Beware of . . . (see building notes for complete text)

Prepare the foam for the outside laminate:
Round all corners except the edges along the sheer to a ?" radius. Fill gaps with microballoons putty if necessary.
Grind the foam down 1/8" all around the tunnel location, up to 6" away from the future tunnel cut. This is done because later, we will add fiberglass tape all around the outside edge of the tunnel. (the plans show the exact location of that step).

That extra fiberglass would create and extra thickness difficult to fair. The little dip in the outside skin is just what we need to obtain a fair hull surface after tabbing the tunnel in the hull.

Grind the foam same way all around the sheer but only 3" down. Later, we will bond the deck to the hull, inside and outside, with fiberglass tape.

That little step will absorb the extra thickness of the tape and produce a fair outside hull. Cut all the fiberglass layers for the outside skin as specified in the lamination schedule. Pay attention to the overlaps and stagger the edges.
Build the outside skin either by simple vacuum bagging, resin infusion or open mold layup. Wait for complete cure.
Note that there is no need to cover the styrofoam parts with fiberglass since we will cut those pieces out. Extend the glass just a few inches over the styrofoam inserts.

Vacuum bag outside skin:
Flip over; remove jig, and secure hull:

Flip the whole assembly over and support the hull before removing the jig. If you used particleboard to make the molds, use the leftovers as support, they have the perfect shape.

Build the inside skin without any floor frames or stringers. Use putty fillets where needed: all seams should have a ?" radius.

Use . . . (see building notes for complete text)

Now, you have a complete foam sandwich hull shell.

Install stringers and floor frames Install the stringers and floor frames in the hull shell. This can be done in one or two steps depending on your vacuum bagging skills and equipment. If you proceed in two steps, install the stringers first.
The stringers must be in one piece with the floor frames between them.
The stringers are capped with carbon fiber. See the lamination drawing for specifications and stack order.

The lamination drawings show how to tab those parts to the hull. We use trapezoidal foam wedges between the framing and the hull.

Note how the frames and bulkheads blend in the floor frames.
The easiest procedure is to install bulkheads like A and B after the floor frames.
Let's look at B for example. . . (see building notes for complete text)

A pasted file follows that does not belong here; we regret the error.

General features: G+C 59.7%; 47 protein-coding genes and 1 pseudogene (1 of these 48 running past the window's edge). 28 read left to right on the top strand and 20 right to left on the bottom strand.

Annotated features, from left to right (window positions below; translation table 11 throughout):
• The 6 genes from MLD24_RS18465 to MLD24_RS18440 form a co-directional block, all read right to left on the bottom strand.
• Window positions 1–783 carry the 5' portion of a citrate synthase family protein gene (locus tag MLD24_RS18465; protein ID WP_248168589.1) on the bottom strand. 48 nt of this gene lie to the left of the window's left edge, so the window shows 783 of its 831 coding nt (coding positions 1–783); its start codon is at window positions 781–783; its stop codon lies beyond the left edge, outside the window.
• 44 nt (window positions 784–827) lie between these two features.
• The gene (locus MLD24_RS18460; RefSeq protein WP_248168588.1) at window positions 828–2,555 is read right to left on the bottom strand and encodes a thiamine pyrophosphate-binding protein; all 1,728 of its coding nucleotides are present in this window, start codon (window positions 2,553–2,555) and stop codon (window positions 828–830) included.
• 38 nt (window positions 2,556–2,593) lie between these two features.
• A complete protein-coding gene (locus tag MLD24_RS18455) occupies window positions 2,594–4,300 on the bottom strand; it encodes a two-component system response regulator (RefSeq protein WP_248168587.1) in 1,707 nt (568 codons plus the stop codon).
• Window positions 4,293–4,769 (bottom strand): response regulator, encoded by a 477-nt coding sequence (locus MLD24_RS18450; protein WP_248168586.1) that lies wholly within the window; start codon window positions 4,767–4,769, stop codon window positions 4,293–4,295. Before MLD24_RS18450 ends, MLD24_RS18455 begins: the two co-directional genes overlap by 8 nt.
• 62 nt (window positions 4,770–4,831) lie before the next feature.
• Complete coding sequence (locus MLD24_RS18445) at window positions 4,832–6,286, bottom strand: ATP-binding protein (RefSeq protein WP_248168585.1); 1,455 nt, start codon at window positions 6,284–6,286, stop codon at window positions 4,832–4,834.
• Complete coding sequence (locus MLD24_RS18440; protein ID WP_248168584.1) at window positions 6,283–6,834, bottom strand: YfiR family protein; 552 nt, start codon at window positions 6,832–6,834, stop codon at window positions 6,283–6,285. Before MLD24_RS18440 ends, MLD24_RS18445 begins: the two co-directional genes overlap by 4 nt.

With the stringers and floor frames cured, proceed with the installation of the tunnel.

The tunnel fits between the stringers. . . . (see building notes for complete text) With the tunnel in place, we install the true transom (motor mount), motor mount sides and sponsoon sides. The true transom and sides do not sit on a foam pad. Build a ?" fillet at the seams with structural putty.

Keep in mind that we will cut the tunnel and false transom openings later. There is no tabbing or fillet where we cut.

The construction drawing shows the sponsoon sides butted against the outside face of the stringers and the motor mount sides on the inside edge of the stringers. The construction drawing clearly shows how those parts fit together.

The transom is made of high-density transom foam.

Install frame A, bulkhead B and the sole.
The sole . . . (see building notes for complete text)

The space under the sole can be filled with two-part foam before sole installation.

Chase tubes for steering, controls etc. as well as the drain pipes for the scuppers must be installed before the sole.

We recommend running the electrical wiring under the gunwale.

Fuel tank shelf: if you plan to install a fixed fuel tank, it should be located under the casting deck. Install a tank shelf made of the same material than the sole under the casting deck.

Install the other frames above the sole.

Install all hull hardware with appropriate backing plates or extra laminations: bow eyes, trailer U-bolts, trim tabs etc.

Install the deck.

The deck is glued to the sheer with epoxy putty and tabbed all around inside and outside.

. . . (see building notes for complete text)

The finish and fairing is done the same way than on any other fiberglass boat.

A glued vinyl rubrail is appropriate for this boat. The topside foam will take the screws until the epoxy glue cures. The same applies to other small parts like a toe rail.